Richard’s 10 Rules for Totally Great Copy: #3

Thursday, April 17th, 2014

#3: Great copy is present and active

While developing a voice for my sister’s company Claudette, we reviewed dozens of lingerie brands, campaigns and ads. The classic Maidenform campaign kept floating to the top: I dreamed I was [something] in my Maidenform bra.

It’s a genre of advertising I generally don’t like. But the women in our groups liked the ads a lot, and it’s clear why: they showcase the product in an interesting way.

Made me think.

Present means arresting.

You have to deliver a message that shatters the reluctance to be engaged. It should sustain the brand voice and push forward brand values.

The Altoids ad by Leo Burnett tells their whole story in a quick and charming way: Get a really strong mint.

 

This Porsche ad by Goodby Silverstein & Partners tells the story: Get a really fast car.

Active means compelling.

Great copy delivers meaningful information in an irresistible way. I chose these—both by Fallon Worldwide—because they’re headline-driven, emotional, funny and entirely unexpected.

It takes great thinking.

It’s not about copy, per se. It’s about an underlying idea and how that’s expressed.

 [Richard on soapbox]

A concept is very different than an idea. An idea is just something that comes to mind. An ad concept is a relationship between elements. Copy and visuals work together to create a message that is greater than the sum of its parts. Ideas are easy to come by. Concepts are not.

A concept involves your reader/user at multiple levels. Your audience is present because you are: you involve them in the moment. They’re active because you are: your idea comes to life in their imagination.

 Here are a few more examples.

 

“Fat/Fit” was a school project by art director Lauren Hom. It may look easy and obvious, but I’m willing to bet it took hours of work. It’s very skillful ad concepting.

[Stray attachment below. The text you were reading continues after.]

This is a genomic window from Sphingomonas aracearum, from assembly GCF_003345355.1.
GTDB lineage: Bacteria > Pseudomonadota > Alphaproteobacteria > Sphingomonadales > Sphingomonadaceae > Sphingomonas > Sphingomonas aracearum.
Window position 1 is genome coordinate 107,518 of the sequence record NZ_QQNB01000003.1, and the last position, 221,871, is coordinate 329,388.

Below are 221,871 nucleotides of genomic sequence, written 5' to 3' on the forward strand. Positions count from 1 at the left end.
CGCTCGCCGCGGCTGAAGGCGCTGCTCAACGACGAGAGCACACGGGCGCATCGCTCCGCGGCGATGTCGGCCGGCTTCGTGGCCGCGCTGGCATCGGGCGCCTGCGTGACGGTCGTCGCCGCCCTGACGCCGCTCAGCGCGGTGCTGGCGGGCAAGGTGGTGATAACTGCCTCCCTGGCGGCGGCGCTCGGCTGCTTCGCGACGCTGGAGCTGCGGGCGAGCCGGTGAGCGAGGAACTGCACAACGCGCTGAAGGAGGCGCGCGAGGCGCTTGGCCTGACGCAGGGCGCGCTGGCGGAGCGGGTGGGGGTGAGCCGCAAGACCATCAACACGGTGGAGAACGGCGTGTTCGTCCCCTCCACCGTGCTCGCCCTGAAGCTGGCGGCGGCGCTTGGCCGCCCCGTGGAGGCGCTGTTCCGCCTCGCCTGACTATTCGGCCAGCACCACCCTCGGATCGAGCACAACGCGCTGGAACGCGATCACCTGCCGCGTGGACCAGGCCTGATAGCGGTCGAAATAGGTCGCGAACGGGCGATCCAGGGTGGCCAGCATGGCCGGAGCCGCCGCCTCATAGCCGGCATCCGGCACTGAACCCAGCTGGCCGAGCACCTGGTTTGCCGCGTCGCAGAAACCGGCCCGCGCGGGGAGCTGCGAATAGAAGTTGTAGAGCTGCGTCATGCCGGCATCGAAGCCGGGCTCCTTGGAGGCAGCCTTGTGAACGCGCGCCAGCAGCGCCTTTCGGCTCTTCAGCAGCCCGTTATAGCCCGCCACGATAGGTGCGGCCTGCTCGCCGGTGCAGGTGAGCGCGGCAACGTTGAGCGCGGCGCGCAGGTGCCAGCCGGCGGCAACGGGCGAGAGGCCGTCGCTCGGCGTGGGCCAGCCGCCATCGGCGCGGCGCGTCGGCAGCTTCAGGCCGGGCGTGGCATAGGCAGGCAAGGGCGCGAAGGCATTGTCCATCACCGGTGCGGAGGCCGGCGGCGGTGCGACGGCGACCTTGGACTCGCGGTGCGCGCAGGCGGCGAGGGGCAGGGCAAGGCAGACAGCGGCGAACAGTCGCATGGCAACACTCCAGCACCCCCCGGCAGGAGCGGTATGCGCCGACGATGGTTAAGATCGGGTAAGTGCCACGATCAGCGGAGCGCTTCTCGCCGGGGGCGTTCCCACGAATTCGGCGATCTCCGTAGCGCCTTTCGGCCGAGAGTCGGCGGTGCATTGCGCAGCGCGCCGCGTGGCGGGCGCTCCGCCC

Comedy Central, done by Grey Advertising in Argentina, reinforces their brand explicitly and implicitly.

 

The ad for Prince pasta sauce by Fallon Worldwide is a classic. Mona Lisa communicates Italian authenticity. The whole thing elevates the message out of ingredients and freshness and into an attitude of enjoying good food.

You don’t have to think about these things, nothing requires explanation. They work completely in that precious moment you get to engage your audience.

Again, setting the bar impossibly high …

Here are a few of my own ads that I’ve always liked for their quick read and clear relevance.

CAPS rents high-tech shipping containers. The industry was accustomed to buying and trashing single-use containers. This was art directed by Candice Kollar for Kirshenbaum Communications.

 

 

 The Oracle security ad makes it clear what security means and illustrates how it works, without technical metrics or jargon. Glen Abrahams was the art director.

 

 

This JB Hunt recruitment ad I did with TMP Worldwide ran very successfully in military media for many years. It flatters the veterans JB Hunt likes to hire and positions truck-driving as an honorable, meaningful job. This was art directed by Dennis Mancini.

Present and active.

To me that means the relationship with the reader/user is happening in real time, while they’re engaged with your advertising. Copy can be long or short. It can be serious or funny. Copy heavy or visual.

But it’s engaging. It draws someone into your ad then releases them having learned something.

It’s what makes great copy great.

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